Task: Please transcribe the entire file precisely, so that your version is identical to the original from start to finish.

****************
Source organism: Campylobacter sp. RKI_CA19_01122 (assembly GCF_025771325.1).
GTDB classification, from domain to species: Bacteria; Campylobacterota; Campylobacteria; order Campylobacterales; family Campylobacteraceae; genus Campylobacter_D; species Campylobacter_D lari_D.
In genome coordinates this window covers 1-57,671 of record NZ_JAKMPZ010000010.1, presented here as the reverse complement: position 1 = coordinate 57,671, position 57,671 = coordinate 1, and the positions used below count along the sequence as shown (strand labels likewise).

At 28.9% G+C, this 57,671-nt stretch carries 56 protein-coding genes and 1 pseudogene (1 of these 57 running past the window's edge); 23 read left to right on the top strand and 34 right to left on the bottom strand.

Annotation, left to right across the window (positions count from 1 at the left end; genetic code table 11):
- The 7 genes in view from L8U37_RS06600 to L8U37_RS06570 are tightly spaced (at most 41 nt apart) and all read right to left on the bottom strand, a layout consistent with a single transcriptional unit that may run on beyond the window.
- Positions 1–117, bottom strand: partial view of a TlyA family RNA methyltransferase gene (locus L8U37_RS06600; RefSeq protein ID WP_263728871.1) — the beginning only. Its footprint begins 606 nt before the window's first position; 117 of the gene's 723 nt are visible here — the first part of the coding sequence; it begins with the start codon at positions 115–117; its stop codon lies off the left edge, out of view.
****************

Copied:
Source organism: Campylobacter sp. RKI_CA19_01122 (assembly GCF_025771325.1).
GTDB classification, from domain to species: Bacteria; Campylobacterota; Campylobacteria; order Campylobacterales; family Campylobacteraceae; genus Campylobacter_D; species Campylobacter_D lari_D.
In genome coordinates this window covers 1-57,671 of record NZ_JAKMPZ010000010.1, presented here as the reverse complement: position 1 = coordinate 57,671, position 57,671 = coordinate 1, and the positions used below count along the sequence as shown (strand labels likewise).

At 28.9% G+C, this 57,671-nt stretch carries 56 protein-coding genes and 1 pseudogene (1 of these 57 running past the window's edge); 23 read left to right on the top strand and 34 right to left on the bottom strand.

Annotation, left to right across the window (positions count from 1 at the left end; genetic code table 11):
- The 7 genes in view from L8U37_RS06600 to L8U37_RS06570 are tightly spaced (at most 41 nt apart) and all read right to left on the bottom strand, a layout consistent with a single transcriptional unit that may run on beyond the window.
- Positions 1–117, bottom strand: partial view of a TlyA family RNA methyltransferase gene (locus L8U37_RS06600; RefSeq protein ID WP_263728871.1) — the beginning only. Its footprint begins 606 nt before the window's first position; 117 of the gene's 723 nt are visible here — the first part of the coding sequence; it begins with the start codon at positions 115–117; its stop codon lies off the left edge, out of view.